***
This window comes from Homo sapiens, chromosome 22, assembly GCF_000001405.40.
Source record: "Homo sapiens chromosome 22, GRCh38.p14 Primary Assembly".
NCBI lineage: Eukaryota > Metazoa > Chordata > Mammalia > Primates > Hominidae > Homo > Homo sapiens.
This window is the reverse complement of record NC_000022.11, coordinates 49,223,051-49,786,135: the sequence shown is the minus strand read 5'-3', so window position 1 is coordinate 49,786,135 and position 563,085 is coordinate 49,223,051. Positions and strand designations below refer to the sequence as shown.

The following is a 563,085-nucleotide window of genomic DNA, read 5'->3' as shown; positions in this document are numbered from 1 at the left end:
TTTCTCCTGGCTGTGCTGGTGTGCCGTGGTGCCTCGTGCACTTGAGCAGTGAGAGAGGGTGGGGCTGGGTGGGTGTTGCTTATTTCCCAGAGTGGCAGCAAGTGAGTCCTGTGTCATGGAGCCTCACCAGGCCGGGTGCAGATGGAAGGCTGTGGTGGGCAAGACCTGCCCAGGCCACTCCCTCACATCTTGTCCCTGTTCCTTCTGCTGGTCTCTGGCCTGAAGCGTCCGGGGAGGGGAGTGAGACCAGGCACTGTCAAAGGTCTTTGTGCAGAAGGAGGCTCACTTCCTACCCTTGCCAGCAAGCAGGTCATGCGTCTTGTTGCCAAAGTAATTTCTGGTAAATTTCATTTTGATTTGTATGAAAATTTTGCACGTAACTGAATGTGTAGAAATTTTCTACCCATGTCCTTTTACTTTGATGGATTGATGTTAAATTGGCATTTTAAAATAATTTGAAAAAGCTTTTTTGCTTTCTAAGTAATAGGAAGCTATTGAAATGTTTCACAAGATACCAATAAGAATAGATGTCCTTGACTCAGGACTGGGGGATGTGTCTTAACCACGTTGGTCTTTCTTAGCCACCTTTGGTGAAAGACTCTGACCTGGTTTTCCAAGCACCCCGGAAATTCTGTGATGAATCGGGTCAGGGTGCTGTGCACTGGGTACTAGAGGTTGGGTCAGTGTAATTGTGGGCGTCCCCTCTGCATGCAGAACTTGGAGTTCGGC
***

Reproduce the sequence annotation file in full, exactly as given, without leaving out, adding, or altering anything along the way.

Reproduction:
This window comes from Homo sapiens, chromosome 22, assembly GCF_000001405.40.
Source record: "Homo sapiens chromosome 22, GRCh38.p14 Primary Assembly".
NCBI lineage: Eukaryota > Metazoa > Chordata > Mammalia > Primates > Hominidae > Homo > Homo sapiens.
This window is the reverse complement of record NC_000022.11, coordinates 49,223,051-49,786,135: the sequence shown is the minus strand read 5'-3', so window position 1 is coordinate 49,786,135 and position 563,085 is coordinate 49,223,051. Positions and strand designations below refer to the sequence as shown.

The following is a 563,085-nucleotide window of genomic DNA, read 5'->3' as shown; positions in this document are numbered from 1 at the left end:
TTTCTCCTGGCTGTGCTGGTGTGCCGTGGTGCCTCGTGCACTTGAGCAGTGAGAGAGGGTGGGGCTGGGTGGGTGTTGCTTATTTCCCAGAGTGGCAGCAAGTGAGTCCTGTGTCATGGAGCCTCACCAGGCCGGGTGCAGATGGAAGGCTGTGGTGGGCAAGACCTGCCCAGGCCACTCCCTCACATCTTGTCCCTGTTCCTTCTGCTGGTCTCTGGCCTGAAGCGTCCGGGGAGGGGAGTGAGACCAGGCACTGTCAAAGGTCTTTGTGCAGAAGGAGGCTCACTTCCTACCCTTGCCAGCAAGCAGGTCATGCGTCTTGTTGCCAAAGTAATTTCTGGTAAATTTCATTTTGATTTGTATGAAAATTTTGCACGTAACTGAATGTGTAGAAATTTTCTACCCATGTCCTTTTACTTTGATGGATTGATGTTAAATTGGCATTTTAAAATAATTTGAAAAAGCTTTTTTGCTTTCTAAGTAATAGGAAGCTATTGAAATGTTTCACAAGATACCAATAAGAATAGATGTCCTTGACTCAGGACTGGGGGATGTGTCTTAACCACGTTGGTCTTTCTTAGCCACCTTTGGTGAAAGACTCTGACCTGGTTTTCCAAGCACCCCGGAAATTCTGTGATGAATCGGGTCAGGGTGCTGTGCACTGGGTACTAGAGGTTGGGTCAGTGTAATTGTGGGCGTCCCCTCTGCATGCAGAACTTGGAGTTCGGC